Cthulthu Achtung!

Sadly, fans of Lovecraftian Horror probably would be disappointed too. Aside from shoggoths and humans transformed into squid-faced creatures, Achtung! Cthulthu Tactics has little to do with Cthulhu Mythos. It’s more like a 60-s era monster movie. Or 60-s cheesy action movie.

And that wasn’t derogatory terms, by the way. Developers indeed put a lot of effort to create an appropriate atmosphere. Ambient music, clips from old radio broadcasts during briefings, briefings themselves combining cheesiness and gruesomeness. Characters look as if they came right out of some pulp fiction novel.

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Too bad that there is a very little exploration of characters themselves. How Hindu mystic ended up in British commandos? What’s the story behind a woman from French resistance and her familiar? Some side missions could at least spark interest if they were to tell about those things, instead of being just “supply raids”.

And as we are on the topic of side missions. While they were supposed to make a game non-linear, in reality, a player who wants quicker progression has no choice but to play them. And since there is only one side mission after each story mission, there can be only one order. Well, except if some of your four main characters been captured (which happens if you haven’t revived them in three turns after their health reached zero).

In that case, you have to go for another mission, that btw isn’t connected with your captured character in any way. You replace captured comrade with one of two “backups”. And after you complete the mission former captive returns to your team without any repercussions.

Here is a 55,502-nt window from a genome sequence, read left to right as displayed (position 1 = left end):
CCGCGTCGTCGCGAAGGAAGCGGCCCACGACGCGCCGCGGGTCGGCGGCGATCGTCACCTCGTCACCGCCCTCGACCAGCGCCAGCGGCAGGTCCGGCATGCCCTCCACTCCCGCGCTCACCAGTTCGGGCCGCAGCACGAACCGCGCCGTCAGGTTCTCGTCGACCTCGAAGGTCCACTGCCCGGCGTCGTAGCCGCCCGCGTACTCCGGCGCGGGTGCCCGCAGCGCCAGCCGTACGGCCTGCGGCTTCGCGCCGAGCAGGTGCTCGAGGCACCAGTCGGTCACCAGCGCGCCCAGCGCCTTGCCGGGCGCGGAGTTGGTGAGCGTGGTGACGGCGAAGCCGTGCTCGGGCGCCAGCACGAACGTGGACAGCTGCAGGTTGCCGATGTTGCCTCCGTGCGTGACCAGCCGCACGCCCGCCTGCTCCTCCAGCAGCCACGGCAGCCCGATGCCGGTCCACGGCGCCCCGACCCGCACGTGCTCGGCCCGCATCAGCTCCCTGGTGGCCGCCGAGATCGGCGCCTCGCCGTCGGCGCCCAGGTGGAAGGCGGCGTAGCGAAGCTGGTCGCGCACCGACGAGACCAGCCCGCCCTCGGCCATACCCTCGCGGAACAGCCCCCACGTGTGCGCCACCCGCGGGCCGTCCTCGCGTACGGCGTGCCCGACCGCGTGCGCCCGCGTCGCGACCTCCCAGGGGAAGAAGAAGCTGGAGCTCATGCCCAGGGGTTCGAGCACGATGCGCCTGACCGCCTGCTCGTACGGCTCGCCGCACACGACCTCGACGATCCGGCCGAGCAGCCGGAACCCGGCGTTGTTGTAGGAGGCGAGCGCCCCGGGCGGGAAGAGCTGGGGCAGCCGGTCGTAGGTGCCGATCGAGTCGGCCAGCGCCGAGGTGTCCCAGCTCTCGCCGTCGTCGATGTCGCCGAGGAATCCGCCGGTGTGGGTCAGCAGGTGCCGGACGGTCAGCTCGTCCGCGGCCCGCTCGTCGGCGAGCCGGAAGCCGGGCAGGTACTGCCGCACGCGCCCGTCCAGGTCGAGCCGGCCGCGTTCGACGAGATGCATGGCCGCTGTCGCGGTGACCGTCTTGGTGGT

Even skill progression remains intact because exp is awarded to the whole team. And total skill points of your characters are defined solely by team level! And if you still managed to screw up by choosing a sub-par set of skills, you can reassign them every two main missions!

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Achtung! Cthulthu Tactics, while having some interesting mechanics, becomes quite repetitive in the second half of the campaign. Missions themselves provide challenge only on top (Mythic) difficulty. The story is nothing more, but “a team of brave Allies with magic kick ass of evil Nazis who use shoggoths for a new superweapon”. Yes, I don’t consider that a spoiler.

I’m not saying Achtung! Cthulthu Tactics is a bad game. Clearly, developers put quite some efforts in creating an atmosphere of 60-s cinema and radio-plays. But with an abundance of turn-based tactics on Steam, it doesn’t really worth much. If you want to fight Nazis there is a Silent Storm that has sci-fi/hidden history elements. And for Cthulhu Mythos fans I personally would rather recommend X-com: Terror From the Deep, that provides more tactical options, more challenge, a more interesting story(!) and more ideas from Lovecraft’s works.